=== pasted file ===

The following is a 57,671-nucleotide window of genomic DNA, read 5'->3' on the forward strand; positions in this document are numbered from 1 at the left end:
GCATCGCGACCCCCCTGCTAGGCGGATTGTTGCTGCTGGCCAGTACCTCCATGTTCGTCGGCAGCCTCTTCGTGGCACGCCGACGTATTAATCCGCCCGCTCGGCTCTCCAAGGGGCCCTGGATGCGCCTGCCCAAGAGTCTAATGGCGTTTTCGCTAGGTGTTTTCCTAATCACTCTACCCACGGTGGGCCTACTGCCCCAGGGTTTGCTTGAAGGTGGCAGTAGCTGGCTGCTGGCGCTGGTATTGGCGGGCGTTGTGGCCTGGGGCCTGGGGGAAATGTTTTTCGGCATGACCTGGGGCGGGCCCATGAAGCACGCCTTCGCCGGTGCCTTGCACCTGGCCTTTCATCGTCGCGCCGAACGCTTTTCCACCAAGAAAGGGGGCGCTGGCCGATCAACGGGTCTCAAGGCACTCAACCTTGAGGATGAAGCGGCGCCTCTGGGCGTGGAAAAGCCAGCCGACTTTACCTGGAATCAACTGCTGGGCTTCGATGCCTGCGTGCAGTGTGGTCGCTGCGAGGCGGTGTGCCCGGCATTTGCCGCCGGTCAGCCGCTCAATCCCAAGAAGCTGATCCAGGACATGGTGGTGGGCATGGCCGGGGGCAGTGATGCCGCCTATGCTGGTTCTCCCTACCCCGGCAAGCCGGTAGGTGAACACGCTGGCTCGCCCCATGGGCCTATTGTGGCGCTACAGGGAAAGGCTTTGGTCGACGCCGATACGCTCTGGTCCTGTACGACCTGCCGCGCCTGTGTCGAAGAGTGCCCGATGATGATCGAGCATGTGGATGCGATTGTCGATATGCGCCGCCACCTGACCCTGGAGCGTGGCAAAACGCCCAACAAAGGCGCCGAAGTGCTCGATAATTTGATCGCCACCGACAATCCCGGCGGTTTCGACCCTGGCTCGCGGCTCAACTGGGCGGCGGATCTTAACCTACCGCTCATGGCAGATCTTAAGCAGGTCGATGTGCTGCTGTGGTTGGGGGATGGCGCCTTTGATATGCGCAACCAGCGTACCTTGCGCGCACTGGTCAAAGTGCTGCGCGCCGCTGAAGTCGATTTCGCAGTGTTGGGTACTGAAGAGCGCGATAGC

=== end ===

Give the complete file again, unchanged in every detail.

The following is a 57,671-nucleotide window of genomic DNA, read 5'->3' on the forward strand; positions in this document are numbered from 1 at the left end:
GCATCGCGACCCCCCTGCTAGGCGGATTGTTGCTGCTGGCCAGTACCTCCATGTTCGTCGGCAGCCTCTTCGTGGCACGCCGACGTATTAATCCGCCCGCTCGGCTCTCCAAGGGGCCCTGGATGCGCCTGCCCAAGAGTCTAATGGCGTTTTCGCTAGGTGTTTTCCTAATCACTCTACCCACGGTGGGCCTACTGCCCCAGGGTTTGCTTGAAGGTGGCAGTAGCTGGCTGCTGGCGCTGGTATTGGCGGGCGTTGTGGCCTGGGGCCTGGGGGAAATGTTTTTCGGCATGACCTGGGGCGGGCCCATGAAGCACGCCTTCGCCGGTGCCTTGCACCTGGCCTTTCATCGTCGCGCCGAACGCTTTTCCACCAAGAAAGGGGGCGCTGGCCGATCAACGGGTCTCAAGGCACTCAACCTTGAGGATGAAGCGGCGCCTCTGGGCGTGGAAAAGCCAGCCGACTTTACCTGGAATCAACTGCTGGGCTTCGATGCCTGCGTGCAGTGTGGTCGCTGCGAGGCGGTGTGCCCGGCATTTGCCGCCGGTCAGCCGCTCAATCCCAAGAAGCTGATCCAGGACATGGTGGTGGGCATGGCCGGGGGCAGTGATGCCGCCTATGCTGGTTCTCCCTACCCCGGCAAGCCGGTAGGTGAACACGCTGGCTCGCCCCATGGGCCTATTGTGGCGCTACAGGGAAAGGCTTTGGTCGACGCCGATACGCTCTGGTCCTGTACGACCTGCCGCGCCTGTGTCGAAGAGTGCCCGATGATGATCGAGCATGTGGATGCGATTGTCGATATGCGCCGCCACCTGACCCTGGAGCGTGGCAAAACGCCCAACAAAGGCGCCGAAGTGCTCGATAATTTGATCGCCACCGACAATCCCGGCGGTTTCGACCCTGGCTCGCGGCTCAACTGGGCGGCGGATCTTAACCTACCGCTCATGGCAGATCTTAAGCAGGTCGATGTGCTGCTGTGGTTGGGGGATGGCGCCTTTGATATGCGCAACCAGCGTACCTTGCGCGCACTGGTCAAAGTGCTGCGCGCCGCTGAAGTCGATTTCGCAGTGTTGGGTACTGAAGAGCGCGATAGC